Boetius Egan, Bishop of Ross, was born in Duhallow, Cork ; entered the Order of St. Francis; was appointed by Innocent X.  Bishop of Ross. He was seized by the tyrant Lord Broghill, the son of the Earl of Cork, who was assisting Cromwell in the siege of Clonmel. Lord Broghill offered to release Bishop Egan if he would induce the garrison at Clonmel to surrender. On approaching the walls, Bishop Egan exhorted the garrison to stand resolutely against the enemy of their religion and country. By Broghill's orders the Bishop was then abandoned to the fury of the soldiers. He was horribly tortured, and finally hanged with the reins of his own horse, November, 1650.

Terence Albert O'Brien, Bishop of Emly, was educated in Spain; twice Prior in his native city of Limerick; and appointed Bishop of Emly by Urban VIII. When Limerick was besieged by Cromwell's son-in-law, the sum of fifty thousand dollars was offered to Bishop O'Brien if he would leave the city and urge its citizens to yield. When the city was taken, the Bishop was seized and put to death. Turning to his flock at the last moment, he said: "Hold fast to the Faith and keep its commandments. Murmur not against what the providence of God allows, and by so doing you will save your souls. Do not shed tears on my account, but rather pray that in this last trial, I may, by firmness and constancy, obtain heaven as my reward." October 31, 1651.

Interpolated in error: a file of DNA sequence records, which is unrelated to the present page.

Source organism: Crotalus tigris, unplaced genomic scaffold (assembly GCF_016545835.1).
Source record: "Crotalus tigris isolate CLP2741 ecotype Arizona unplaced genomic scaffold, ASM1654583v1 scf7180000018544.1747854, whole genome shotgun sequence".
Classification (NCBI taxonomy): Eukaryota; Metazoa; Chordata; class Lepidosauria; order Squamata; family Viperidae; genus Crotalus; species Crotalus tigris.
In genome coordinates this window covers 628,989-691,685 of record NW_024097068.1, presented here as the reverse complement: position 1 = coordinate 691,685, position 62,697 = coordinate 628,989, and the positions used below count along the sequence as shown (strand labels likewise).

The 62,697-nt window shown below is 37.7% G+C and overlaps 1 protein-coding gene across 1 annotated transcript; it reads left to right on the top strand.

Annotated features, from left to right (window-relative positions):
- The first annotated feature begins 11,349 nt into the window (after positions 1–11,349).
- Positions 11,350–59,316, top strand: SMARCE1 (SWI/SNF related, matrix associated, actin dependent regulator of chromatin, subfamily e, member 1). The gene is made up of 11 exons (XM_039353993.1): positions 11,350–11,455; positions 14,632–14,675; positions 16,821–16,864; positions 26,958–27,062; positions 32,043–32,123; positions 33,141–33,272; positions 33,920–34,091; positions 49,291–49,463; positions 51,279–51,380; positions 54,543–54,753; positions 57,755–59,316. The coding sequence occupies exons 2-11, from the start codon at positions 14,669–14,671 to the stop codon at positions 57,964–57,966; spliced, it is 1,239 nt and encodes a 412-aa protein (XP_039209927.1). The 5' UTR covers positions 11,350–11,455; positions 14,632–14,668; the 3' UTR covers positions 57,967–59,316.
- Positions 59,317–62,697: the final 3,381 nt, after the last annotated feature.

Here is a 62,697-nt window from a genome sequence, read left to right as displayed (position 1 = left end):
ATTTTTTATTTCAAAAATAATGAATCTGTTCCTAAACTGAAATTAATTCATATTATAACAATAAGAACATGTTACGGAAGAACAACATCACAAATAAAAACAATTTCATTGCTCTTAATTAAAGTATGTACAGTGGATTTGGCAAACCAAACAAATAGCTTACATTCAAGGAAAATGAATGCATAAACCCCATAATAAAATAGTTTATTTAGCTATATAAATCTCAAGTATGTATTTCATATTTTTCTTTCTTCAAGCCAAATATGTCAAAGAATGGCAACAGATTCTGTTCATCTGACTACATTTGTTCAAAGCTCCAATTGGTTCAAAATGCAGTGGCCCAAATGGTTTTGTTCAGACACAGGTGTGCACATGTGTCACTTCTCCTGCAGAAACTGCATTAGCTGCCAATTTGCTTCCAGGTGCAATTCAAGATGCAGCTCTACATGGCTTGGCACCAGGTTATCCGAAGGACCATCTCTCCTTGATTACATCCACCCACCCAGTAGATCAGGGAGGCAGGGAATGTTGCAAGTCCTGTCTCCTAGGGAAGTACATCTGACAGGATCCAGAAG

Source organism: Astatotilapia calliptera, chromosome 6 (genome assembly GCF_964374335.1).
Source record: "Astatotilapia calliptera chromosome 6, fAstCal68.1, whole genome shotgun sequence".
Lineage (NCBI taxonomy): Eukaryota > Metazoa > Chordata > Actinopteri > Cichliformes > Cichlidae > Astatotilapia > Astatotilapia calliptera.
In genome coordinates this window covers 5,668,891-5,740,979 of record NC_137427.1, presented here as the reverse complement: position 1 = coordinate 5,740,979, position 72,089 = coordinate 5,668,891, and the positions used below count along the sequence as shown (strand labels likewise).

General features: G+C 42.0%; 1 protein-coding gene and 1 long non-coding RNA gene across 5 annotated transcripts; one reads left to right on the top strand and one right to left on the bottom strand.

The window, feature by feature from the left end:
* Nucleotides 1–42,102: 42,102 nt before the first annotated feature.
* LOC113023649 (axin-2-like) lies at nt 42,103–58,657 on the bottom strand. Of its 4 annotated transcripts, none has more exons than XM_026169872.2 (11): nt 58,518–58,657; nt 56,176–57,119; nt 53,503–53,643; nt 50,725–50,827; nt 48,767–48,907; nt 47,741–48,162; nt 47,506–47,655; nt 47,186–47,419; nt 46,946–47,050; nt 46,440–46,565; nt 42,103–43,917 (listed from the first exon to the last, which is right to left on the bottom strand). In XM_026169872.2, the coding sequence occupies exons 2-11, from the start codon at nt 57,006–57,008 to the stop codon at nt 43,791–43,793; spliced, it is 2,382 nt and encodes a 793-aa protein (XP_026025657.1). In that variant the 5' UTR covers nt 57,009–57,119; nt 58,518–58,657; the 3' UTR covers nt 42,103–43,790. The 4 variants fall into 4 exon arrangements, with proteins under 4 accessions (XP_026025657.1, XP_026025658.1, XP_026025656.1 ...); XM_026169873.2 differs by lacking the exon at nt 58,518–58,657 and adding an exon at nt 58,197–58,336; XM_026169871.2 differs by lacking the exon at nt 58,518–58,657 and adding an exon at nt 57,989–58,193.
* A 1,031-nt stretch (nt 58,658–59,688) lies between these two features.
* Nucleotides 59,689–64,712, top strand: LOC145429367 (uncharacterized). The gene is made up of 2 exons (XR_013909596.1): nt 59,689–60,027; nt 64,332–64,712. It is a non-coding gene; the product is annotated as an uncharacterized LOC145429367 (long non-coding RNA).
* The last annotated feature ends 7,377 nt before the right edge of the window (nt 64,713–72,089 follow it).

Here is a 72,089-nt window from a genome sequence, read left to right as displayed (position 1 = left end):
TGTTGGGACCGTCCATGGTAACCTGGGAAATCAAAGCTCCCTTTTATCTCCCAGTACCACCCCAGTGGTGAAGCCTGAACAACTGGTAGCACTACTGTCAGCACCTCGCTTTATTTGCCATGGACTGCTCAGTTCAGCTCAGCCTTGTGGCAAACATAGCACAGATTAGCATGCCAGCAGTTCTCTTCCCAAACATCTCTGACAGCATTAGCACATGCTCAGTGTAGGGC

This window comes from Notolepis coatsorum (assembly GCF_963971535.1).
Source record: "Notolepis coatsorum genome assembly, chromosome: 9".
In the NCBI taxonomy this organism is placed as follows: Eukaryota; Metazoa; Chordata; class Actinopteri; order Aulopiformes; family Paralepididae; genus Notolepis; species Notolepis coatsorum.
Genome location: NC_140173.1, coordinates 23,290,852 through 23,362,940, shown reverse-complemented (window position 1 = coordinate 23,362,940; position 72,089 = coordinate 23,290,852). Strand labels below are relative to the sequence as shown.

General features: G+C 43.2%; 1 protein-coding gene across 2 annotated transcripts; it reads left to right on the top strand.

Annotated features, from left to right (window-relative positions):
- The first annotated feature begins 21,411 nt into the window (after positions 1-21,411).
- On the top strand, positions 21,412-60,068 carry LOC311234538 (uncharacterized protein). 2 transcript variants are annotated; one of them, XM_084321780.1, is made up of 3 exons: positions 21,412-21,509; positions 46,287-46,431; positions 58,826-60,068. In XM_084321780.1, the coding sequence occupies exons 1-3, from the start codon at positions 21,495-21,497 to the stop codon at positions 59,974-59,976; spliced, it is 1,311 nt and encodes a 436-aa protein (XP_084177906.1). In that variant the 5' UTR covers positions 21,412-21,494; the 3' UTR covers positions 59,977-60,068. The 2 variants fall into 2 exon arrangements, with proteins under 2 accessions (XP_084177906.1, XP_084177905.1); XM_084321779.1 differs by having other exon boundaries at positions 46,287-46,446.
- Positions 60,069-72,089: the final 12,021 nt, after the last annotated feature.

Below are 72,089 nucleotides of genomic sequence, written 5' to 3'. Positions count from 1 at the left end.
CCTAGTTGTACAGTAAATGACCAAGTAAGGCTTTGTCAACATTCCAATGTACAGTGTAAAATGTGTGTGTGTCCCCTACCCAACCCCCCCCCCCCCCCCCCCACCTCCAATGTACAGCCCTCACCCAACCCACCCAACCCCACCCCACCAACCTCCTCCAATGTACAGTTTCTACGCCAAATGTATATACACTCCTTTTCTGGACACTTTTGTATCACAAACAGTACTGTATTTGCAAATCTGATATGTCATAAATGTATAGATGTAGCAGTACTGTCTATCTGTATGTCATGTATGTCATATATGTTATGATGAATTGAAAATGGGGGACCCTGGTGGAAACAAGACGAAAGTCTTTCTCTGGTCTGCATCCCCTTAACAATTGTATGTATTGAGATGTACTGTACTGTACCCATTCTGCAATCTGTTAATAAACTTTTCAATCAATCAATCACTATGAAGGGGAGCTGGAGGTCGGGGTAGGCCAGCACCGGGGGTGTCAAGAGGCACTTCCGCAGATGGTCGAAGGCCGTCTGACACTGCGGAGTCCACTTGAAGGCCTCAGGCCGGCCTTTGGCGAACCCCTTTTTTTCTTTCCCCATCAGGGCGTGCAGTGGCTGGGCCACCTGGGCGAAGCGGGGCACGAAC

Other Bishops included in this Decree of Beatification are: Edmund Dungan, Tertiary of the Order of St. Francis, Bishop of Down and Connor; and Heber McMahon, Bishop of Clogher.